Show simple item record

dc.contributor.authorWalsh, David A
dc.date.accessioned2022-06-10T14:09:20Z
dc.date.available2022-06-10T14:09:20Z
dc.date.issued2020-01
dc.identifier.citationGowler, P. R. W. et al. (2020) ‘Peripheral brain-derived neurotrophic factor contributes to chronic osteoarthritis joint pain’, Pain, 161(1), pp. 61–73en_US
dc.identifier.urihttp://hdl.handle.net/20.500.12904/15591
dc.description.abstractBrain-derived neurotrophic factor (BDNF) and the high-affinity receptor tropomyosin receptor kinase B (TrkB) have important roles in neuronal survival and in spinal sensitization mechanisms associated with chronic pain. Recent clinical evidence also supports a peripheral role of BDNF in osteoarthritis (OA), with synovial expression of TrkB associated with higher OA pain. The aim of this study was to use clinical samples and animal models to explore the potential contribution of knee joint BDNF/TrkB signalling to chronic OA pain. Brain-derived neurotrophic factor and TrkB mRNA and protein were present in knee synovia from OA patients (16 women, 14 men, median age 67 years [interquartile range: 61-73]). There was a significant positive correlation between mRNA expression of NTRK2 (TrkB) and the proinflammatory chemokine fractalkine in the OA synovia. Using the surgical medial meniscal transection (MNX) model and the chemical monosodium iodoacetate (MIA) model of OA pain in male rats, the effects of peripheral BDNF injection, vs sequestering endogenous BDNF with TrkB-Fc chimera, on established pain behaviour were determined. Intra-articular injection of BDNF augmented established OA pain behaviour in MIA rats, but had no effect in controls. Intra-articular injection of the TrkB-Fc chimera acutely reversed pain behaviour to a similar extent in both models of OA pain (weight-bearing asymmetry MIA: -11 ± 4%, MNX: -12 ± 4%), compared to vehicle treatment. Our data suggesting a contribution of peripheral knee joint BDNF/TrkB signalling in the maintenance of chronic OA joint pain support further investigation of the therapeutic potential of this target.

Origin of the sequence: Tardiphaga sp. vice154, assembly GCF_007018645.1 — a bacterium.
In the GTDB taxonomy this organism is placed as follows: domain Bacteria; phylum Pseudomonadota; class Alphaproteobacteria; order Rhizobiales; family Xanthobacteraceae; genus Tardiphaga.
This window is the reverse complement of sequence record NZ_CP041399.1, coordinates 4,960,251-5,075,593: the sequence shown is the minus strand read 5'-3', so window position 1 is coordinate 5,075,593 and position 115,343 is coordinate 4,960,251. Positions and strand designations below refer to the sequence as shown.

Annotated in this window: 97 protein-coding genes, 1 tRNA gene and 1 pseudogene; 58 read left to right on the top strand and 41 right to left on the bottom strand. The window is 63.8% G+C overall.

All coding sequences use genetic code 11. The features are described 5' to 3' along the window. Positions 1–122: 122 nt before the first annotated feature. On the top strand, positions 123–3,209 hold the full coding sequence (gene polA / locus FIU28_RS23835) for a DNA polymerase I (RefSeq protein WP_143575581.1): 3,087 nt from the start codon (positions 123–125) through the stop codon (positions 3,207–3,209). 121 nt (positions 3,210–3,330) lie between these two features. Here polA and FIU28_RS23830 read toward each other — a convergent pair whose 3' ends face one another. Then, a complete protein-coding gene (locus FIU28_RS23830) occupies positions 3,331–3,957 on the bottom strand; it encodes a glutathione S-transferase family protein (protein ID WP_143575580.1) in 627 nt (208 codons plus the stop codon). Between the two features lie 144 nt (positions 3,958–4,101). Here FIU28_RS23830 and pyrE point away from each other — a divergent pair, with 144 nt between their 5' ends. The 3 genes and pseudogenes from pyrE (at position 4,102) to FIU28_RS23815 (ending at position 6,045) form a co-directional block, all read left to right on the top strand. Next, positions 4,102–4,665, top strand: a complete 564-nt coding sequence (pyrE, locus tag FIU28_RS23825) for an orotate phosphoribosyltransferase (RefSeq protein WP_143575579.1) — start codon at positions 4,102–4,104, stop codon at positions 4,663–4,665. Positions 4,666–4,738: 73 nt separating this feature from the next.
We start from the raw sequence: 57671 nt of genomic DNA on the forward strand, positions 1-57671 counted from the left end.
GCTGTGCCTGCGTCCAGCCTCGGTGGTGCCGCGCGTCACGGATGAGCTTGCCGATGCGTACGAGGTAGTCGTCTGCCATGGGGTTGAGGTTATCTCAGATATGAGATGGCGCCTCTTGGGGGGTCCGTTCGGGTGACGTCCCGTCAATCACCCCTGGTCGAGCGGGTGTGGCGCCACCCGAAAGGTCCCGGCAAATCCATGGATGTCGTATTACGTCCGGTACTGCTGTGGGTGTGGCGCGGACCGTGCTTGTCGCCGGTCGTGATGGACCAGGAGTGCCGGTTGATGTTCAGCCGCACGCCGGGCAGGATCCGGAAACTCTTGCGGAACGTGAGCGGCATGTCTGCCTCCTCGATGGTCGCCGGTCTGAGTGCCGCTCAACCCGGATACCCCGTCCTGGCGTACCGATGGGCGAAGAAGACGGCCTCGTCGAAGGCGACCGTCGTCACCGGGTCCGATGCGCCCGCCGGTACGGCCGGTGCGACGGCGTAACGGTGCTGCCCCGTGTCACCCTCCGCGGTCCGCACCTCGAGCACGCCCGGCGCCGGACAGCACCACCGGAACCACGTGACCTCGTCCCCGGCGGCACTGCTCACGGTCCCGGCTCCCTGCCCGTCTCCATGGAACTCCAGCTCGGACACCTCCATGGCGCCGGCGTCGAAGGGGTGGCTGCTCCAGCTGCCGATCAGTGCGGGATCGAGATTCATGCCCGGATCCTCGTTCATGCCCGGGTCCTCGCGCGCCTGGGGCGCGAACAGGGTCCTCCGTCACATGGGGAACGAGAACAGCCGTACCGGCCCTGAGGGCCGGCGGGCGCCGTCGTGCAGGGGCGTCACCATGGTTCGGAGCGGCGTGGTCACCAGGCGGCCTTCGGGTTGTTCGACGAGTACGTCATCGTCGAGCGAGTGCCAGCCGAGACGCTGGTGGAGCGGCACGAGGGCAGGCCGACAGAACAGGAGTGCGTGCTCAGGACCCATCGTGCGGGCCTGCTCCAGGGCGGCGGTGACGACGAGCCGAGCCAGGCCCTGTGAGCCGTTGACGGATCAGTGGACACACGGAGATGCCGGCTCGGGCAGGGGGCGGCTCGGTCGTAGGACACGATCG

dc.description.urihttps://journals.lww.com/pain/Abstract/2020/01000/Peripheral_brain_derived_neurotrophic_factor.8.aspxen_US
dc.publisherPainen_US
dc.subjectArthralgiaen_US
dc.subjectChronic painen_US
dc.subjectOsteoarthritisen_US
dc.subjectPainen_US
dc.subjectBrain-derived neurotrophic factoren_US
dc.titlePeripheral brain-derived neurotrophic factor contributes to chronic osteoarthritis joint painen_US
dc.typeArticleen_US
rioxxterms.funderDefault funderen_US
rioxxterms.identifier.projectDefault projecten_US
rioxxterms.versionNAen_US
rioxxterms.versionofrecord10.1097/j.pain.0000000000001694en_US
rioxxterms.typeJournal Article/Reviewen_US
refterms.panelUnspecifieden_US
html.description.abstractBrain-derived neurotrophic factor (BDNF) and the high-affinity receptor tropomyosin receptor kinase B (TrkB) have important roles in neuronal survival and in spinal sensitization mechanisms associated with chronic pain. Recent clinical evidence also supports a peripheral role of BDNF in osteoarthritis (OA), with synovial expression of TrkB associated with higher OA pain. The aim of this study was to use clinical samples and animal models to explore the potential contribution of knee joint BDNF/TrkB signalling to chronic OA pain. Brain-derived neurotrophic factor and TrkB mRNA and protein were present in knee synovia from OA patients (16 women, 14 men, median age 67 years [interquartile range: 61-73]). There was a significant positive correlation between mRNA expression of NTRK2 (TrkB) and the proinflammatory chemokine fractalkine in the OA synovia. Using the surgical medial meniscal transection (MNX) model and the chemical monosodium iodoacetate (MIA) model of OA pain in male rats, the effects of peripheral BDNF injection, vs sequestering endogenous BDNF with TrkB-Fc chimera, on established pain behaviour were determined. Intra-articular injection of BDNF augmented established OA pain behaviour in MIA rats, but had no effect in controls. Intra-articular injection of the TrkB-Fc chimera acutely reversed pain behaviour to a similar extent in both models of OA pain (weight-bearing asymmetry MIA: -11 ± 4%, MNX: -12 ± 4%), compared to vehicle treatment. Our data suggesting a contribution of peripheral knee joint BDNF/TrkB signalling in the maintenance of chronic OA joint pain support further investigation of the therapeutic potential of this target.en_US
rioxxterms.funder.project94a427429a5bcfef7dd04c33360d80cden_US


This item appears in the following Collection(s)

Show simple item record